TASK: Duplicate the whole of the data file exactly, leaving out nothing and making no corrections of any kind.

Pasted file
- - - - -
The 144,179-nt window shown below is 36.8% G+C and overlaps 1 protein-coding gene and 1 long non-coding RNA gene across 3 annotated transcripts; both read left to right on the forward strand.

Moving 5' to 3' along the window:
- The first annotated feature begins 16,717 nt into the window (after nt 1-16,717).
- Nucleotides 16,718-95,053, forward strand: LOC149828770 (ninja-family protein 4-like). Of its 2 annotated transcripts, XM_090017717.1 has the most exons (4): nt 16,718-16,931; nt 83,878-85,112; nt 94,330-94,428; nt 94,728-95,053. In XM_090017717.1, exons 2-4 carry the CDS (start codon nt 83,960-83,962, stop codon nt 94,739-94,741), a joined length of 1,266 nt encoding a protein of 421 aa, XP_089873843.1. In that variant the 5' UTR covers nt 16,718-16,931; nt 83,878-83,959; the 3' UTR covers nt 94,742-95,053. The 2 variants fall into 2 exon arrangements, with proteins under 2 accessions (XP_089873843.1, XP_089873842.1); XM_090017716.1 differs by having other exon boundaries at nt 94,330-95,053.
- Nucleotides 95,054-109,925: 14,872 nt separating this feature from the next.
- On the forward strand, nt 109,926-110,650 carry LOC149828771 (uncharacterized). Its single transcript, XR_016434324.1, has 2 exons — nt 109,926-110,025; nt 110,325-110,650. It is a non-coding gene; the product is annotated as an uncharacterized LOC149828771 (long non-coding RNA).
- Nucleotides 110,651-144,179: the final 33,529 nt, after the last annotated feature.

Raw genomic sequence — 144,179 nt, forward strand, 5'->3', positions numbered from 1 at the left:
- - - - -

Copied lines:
The 144,179-nt window shown below is 36.8% G+C and overlaps 1 protein-coding gene and 1 long non-coding RNA gene across 3 annotated transcripts; both read left to right on the forward strand.

Moving 5' to 3' along the window:
- The first annotated feature begins 16,717 nt into the window (after nt 1-16,717).
- Nucleotides 16,718-95,053, forward strand: LOC149828770 (ninja-family protein 4-like). Of its 2 annotated transcripts, XM_090017717.1 has the most exons (4): nt 16,718-16,931; nt 83,878-85,112; nt 94,330-94,428; nt 94,728-95,053. In XM_090017717.1, exons 2-4 carry the CDS (start codon nt 83,960-83,962, stop codon nt 94,739-94,741), a joined length of 1,266 nt encoding a protein of 421 aa, XP_089873843.1. In that variant the 5' UTR covers nt 16,718-16,931; nt 83,878-83,959; the 3' UTR covers nt 94,742-95,053. The 2 variants fall into 2 exon arrangements, with proteins under 2 accessions (XP_089873843.1, XP_089873842.1); XM_090017716.1 differs by having other exon boundaries at nt 94,330-95,053.
- Nucleotides 95,054-109,925: 14,872 nt separating this feature from the next.
- On the forward strand, nt 109,926-110,650 carry LOC149828771 (uncharacterized). Its single transcript, XR_016434324.1, has 2 exons — nt 109,926-110,025; nt 110,325-110,650. It is a non-coding gene; the product is annotated as an uncharacterized LOC149828771 (long non-coding RNA).
- Nucleotides 110,651-144,179: the final 33,529 nt, after the last annotated feature.

Raw genomic sequence — 144,179 nt, forward strand, 5'->3', positions numbered from 1 at the left: